Tuesday, 27 May 2014

A flash in the pan? I think not!

I've just found that I like it fast. Or at least short. I know I'm being perverse in that I'm veering off at a tangent but I've just discovered that I'm like a 100 metres sprinter. It's something I should have realised before but they say that you're often the last to find out about these things. Like love. Or the style of clothes that suits you best. Or writing.

I've always been a careful writer - I used to revise as I wrote and never finish a chapter - but I've since found that I don't need to do that. I can turn the page and move on without needing to look back. And now I've discovered another thing. Flash fiction.

Now, I know what you're thinking. You'll be saying that a novel is generally between 75,000 and 100,000 words long and the average flash fiction's about 500 words in length. And I'd agree, However, if you take the 500 word limit as a guide and then write in blocks like that - running to 450 words or 600 words, if that's the way it falls - you may find that you stay fresh and can keep coming back for more, rather than running to 1500 and running yourself to a halt. Like interval training. Or something else that might raise a glow on a summer's night. So you might find that you come to enjoy writing even more than you do now and end up being even more productive than you ever have been.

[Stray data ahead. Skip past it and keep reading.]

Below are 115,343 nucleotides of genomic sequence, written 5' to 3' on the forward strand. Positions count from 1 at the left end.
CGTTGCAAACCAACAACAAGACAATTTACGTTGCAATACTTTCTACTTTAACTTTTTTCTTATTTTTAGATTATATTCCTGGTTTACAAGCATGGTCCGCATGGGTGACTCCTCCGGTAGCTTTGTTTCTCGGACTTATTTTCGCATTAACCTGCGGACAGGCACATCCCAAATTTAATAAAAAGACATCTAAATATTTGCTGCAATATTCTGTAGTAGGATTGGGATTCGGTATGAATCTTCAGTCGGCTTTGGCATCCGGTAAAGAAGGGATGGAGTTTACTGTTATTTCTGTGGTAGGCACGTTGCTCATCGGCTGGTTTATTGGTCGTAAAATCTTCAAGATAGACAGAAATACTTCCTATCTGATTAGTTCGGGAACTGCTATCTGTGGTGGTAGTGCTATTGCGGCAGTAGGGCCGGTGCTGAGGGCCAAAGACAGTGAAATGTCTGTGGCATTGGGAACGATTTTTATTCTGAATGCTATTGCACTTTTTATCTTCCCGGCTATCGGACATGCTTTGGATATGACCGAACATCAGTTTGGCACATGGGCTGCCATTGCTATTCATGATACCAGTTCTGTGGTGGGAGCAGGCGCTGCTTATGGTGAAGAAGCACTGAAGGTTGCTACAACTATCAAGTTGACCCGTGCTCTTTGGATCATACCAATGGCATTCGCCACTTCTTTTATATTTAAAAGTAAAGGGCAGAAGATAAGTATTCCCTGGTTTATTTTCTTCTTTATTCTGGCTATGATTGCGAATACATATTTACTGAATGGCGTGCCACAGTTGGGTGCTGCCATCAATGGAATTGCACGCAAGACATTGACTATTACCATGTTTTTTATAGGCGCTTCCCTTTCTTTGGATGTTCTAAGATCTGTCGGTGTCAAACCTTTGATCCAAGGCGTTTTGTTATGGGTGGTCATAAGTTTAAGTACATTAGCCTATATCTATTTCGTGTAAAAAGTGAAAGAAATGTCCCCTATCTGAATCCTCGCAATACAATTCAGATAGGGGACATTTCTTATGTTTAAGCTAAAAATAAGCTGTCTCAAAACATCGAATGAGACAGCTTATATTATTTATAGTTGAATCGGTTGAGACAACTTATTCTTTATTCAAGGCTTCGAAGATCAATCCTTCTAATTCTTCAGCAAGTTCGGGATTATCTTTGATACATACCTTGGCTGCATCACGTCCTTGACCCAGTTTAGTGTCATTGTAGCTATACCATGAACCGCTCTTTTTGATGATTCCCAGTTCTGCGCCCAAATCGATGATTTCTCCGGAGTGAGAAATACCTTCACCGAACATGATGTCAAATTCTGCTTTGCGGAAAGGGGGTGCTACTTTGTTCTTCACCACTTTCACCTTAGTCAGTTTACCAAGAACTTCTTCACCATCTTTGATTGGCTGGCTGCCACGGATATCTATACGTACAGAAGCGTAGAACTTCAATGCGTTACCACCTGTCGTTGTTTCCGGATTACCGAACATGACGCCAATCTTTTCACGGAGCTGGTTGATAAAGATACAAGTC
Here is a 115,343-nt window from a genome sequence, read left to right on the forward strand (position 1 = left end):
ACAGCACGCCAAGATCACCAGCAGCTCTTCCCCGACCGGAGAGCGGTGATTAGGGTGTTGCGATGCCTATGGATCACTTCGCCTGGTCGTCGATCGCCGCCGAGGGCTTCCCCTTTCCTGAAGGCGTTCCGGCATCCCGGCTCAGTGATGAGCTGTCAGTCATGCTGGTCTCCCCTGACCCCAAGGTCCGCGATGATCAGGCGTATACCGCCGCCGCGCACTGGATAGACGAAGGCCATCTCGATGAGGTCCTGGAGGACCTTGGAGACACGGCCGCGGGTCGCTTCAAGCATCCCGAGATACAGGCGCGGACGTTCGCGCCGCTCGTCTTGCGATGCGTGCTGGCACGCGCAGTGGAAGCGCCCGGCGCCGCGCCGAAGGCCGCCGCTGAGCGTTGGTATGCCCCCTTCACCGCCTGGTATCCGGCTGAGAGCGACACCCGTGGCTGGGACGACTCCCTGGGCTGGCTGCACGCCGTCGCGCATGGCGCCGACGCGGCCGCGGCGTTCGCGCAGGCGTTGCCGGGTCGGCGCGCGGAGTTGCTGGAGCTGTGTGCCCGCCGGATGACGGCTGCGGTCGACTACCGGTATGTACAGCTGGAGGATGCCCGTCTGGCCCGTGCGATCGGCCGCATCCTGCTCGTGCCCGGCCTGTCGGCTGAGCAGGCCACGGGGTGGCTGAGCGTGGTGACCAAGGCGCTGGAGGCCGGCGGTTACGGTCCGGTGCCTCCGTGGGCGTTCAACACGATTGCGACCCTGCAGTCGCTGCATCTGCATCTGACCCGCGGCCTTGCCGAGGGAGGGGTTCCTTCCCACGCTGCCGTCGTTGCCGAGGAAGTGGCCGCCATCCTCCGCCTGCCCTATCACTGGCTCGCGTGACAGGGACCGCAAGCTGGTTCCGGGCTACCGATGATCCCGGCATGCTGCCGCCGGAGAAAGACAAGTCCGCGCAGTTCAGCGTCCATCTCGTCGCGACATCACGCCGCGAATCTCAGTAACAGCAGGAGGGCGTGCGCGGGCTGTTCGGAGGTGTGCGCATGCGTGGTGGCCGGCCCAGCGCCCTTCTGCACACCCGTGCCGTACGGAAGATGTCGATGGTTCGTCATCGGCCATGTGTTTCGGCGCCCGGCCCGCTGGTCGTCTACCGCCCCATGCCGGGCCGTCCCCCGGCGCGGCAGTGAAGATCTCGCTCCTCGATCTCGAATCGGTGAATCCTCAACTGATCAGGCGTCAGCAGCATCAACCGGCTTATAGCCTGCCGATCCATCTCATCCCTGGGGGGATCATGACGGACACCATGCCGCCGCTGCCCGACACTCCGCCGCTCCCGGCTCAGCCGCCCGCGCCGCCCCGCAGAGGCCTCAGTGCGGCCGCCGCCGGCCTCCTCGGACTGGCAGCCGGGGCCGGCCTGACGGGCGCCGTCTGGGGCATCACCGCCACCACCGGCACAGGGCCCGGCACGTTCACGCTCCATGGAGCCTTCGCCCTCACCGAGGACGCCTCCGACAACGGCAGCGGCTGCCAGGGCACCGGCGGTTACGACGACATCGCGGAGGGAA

And another thing about flash fiction is the fact that the length of the pieces is often quite short and you need to work on it to encapsulate the scene or the gist of what you want to write in so few words. You have to weigh your words and choose them well. Or cut out the flabby bits that made you grin but didn't propel the storyline along. And that's good writing.

So while I'm adding to my novels, I'll also be writing flash fiction. Keeping it tight and making it lean. And if I'm wanting a change once in a while, maybe I'll be doing it for real on a blog and getting an independent opinion on my writing for free.


  1. I love flash fiction. For longer works, I tend to write in stages (scenes) so flash has been an invaluable tool. Using flash this way helps to ensure that every scene is complete with setting, character goals and motivation, and conflict. Flash Fiction and the Snowflake Method are the two biggest influences on my writing. Glad to see another member joining the Flash community. Welcome aboard!

    1. Hi, Jessica. You're on my follow/stalk list now... Thanks for your upbeat welcome to the 'flashers!' But the Snowflake Method? I must Google that!